Do you find yourself always at battle with your 3-year-old son or daughter when it comes to what to wear? You want them to wear casual and durable, weather-appropriate clothing, but they are only interested in all things sparkly, loud and colorful.
The minute you tell them, ‘Wear this and not that’ you’d end up with a full-blown tantrum that may last the entire day. They might just end not wearing anything at all, laying on the floor and not moving.
A lot of parents have gone through the battle of getting their kids to wear certain things, and if you find yourself with a child who is now more vocal about their wardrobe, don’t fret! This is a great sign that they are growing up, and as much as its a daily battle, be happy that they are taking charge of these simple decisions in their life as they are becoming independent and exploring their limits.
Getting ready to head out the house gives children and parents the opportunity to practice independence on both ends of the spectrum. That said, there are a few things that you can do to make everyone’s mornings more bearable.
- Give them choices
Three to four-year-olds are testing their independence, and they are very likely to grasp control of whatever they can, starting with what they wear. As a parent, you can let them have it, whenever possible. Allow your child to make little choices on things that do not matter to you. Do you want to wear a blue skirt or red pants? Do you want your hair up or down? Do you want to have your eggs scrambled or fried? Allowing them to have a say at these little things lessens the probability of them throwing a fit to have their way.
Allow them to have different tastes
Just like you, kids also have their own likes and dislikes. You may find them cute in a paisley print shirt, but your child may not be okay with it. Within reason, be flexible with them about their preferences. They probably hate the way certain fabric feels on their skin, just like us. They may also have a preference for a certain color. Your daughter may want to wear dresses all the time, or your son may just want to run around in short pants. You can give them options to dress up and also talk to them about the importance of wearing certain items of clothing, so they don’t get cold.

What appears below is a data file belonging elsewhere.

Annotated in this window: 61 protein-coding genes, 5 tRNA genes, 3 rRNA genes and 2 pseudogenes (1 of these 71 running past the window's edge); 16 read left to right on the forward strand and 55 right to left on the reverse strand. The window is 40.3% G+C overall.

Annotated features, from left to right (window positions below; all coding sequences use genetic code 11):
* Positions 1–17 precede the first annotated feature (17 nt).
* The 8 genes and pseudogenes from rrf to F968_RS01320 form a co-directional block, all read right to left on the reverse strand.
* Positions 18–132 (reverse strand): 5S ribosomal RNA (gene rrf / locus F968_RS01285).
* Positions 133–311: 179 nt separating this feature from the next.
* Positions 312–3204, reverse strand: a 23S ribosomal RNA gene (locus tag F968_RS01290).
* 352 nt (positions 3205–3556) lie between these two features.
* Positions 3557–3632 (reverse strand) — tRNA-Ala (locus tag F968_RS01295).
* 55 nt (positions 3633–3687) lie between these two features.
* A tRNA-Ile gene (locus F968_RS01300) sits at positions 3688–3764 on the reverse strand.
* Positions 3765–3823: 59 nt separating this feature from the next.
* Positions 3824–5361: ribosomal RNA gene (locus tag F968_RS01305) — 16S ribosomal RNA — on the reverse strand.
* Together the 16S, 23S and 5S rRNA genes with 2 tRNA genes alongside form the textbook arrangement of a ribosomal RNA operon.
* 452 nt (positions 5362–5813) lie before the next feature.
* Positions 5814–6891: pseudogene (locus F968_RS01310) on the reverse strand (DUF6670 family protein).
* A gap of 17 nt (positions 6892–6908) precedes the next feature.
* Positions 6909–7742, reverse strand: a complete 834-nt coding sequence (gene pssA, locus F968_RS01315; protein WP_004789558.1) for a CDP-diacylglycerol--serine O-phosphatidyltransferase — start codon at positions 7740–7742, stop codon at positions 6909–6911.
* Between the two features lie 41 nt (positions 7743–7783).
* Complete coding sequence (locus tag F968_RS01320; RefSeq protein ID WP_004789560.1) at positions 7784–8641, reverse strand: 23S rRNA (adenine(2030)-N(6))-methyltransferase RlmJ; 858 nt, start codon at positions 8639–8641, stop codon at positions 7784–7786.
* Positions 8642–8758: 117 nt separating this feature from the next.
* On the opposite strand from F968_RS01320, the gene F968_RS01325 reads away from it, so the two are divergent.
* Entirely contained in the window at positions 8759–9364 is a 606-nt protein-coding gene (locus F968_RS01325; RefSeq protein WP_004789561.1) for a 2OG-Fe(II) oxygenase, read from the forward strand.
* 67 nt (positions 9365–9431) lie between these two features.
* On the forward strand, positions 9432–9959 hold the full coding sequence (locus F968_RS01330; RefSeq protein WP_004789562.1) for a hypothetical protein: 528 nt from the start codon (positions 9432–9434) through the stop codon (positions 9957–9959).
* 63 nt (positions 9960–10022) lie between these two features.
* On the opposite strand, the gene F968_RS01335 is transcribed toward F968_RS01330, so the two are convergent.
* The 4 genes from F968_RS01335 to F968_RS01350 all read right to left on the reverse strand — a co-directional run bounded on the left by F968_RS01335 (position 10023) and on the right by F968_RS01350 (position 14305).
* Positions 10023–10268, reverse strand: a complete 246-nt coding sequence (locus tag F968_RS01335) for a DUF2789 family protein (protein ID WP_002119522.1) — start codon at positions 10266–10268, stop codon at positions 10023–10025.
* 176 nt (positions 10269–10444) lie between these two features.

Shop with them
The next time you are planning to get clothes for your child, here’s another way to include them in the decision making process and give them options. If you are shopping online, this is a great way to sit with your child and show them the options available, as well as talk to them about what is age and weather appropriate. Ask them what they like and don’t like, tell them about what would work well for cold and hot weather, allow them to decide on adding things into the shopping cart when you shop online for toddler clothing.
Take the time to practice.
By the time your child is three-years-old, they can handle the basics of getting dressed from putting on their underwear, brushing their hair, putting on a sweatshirt. Tying their shoelaces, buttoning up their shirt, and even threading the zipper may be a little harder. When it is time to get dressed, allow them to do this on their own and only help them when they need it. Allowing your child to dress for themselves inspires confidence and competence. Keep in mind that a child dressing themselves will take a longer time, but as much as possible, let them get dressed on their own, especially during the weekends when there is no need to rush. Giving them more power to get dressed also leads to fewer struggles and tantrums on school days.
Make it a game
Time is of the essence; any parent can tell you that, especially in the mornings. Unfortunately, our preschoolers do not feel the same sense of urgency to get dressed and ready to go on time during the weekdays. To combat this, you can make it a competition to turn dressing into a game. Make it a competition by saying, let’s see who can put on their clothes the fastest’. Set a timer and reward your child with a sticker or a high-five if they can get dressed before the buzzer sets off. You’d be surprised how fast they would progress by adding the element of fun into the chore of getting up and getting dressed.
Setting a step-by-step guide
Make this another activity with your child. Create a step-by-step guide for them from images of themselves getting dressed. Take a photo of them waking up, brushing their teeth, putting on a shirt or dress, eating breakfast. Paste this in their room so they can follow it every day.
Making it a habit to set out their clothes the night before
Getting ready for tomorrow is as important as getting ready for bed. Setting out the clothes that they can wear for the next morning can reduce a morning meltdown and also creates anticipation of waking up the next morning. Allow your child to pick and choose what they’d like to wear (this also gives you the opportunity to help them decide what works best for the weather and reduce time in finding their favorite clothing item that they must absolutely wear) and lay it out on the table or chair before they go to sleep. This is a great way to cultivate independence as well as discipline.
Allowing your child to make choices on what to wear instills a sense of independence in them. While it is not a guarantee that all your weekday mornings are going to be a breeze, you can be sure that implementing these easy practices can make the day a little less of a battlefield. It is also a great way of teaching children the importance of sticking to the time, the importance of dressing according to the weather as well as dressing up according to the events of the day.
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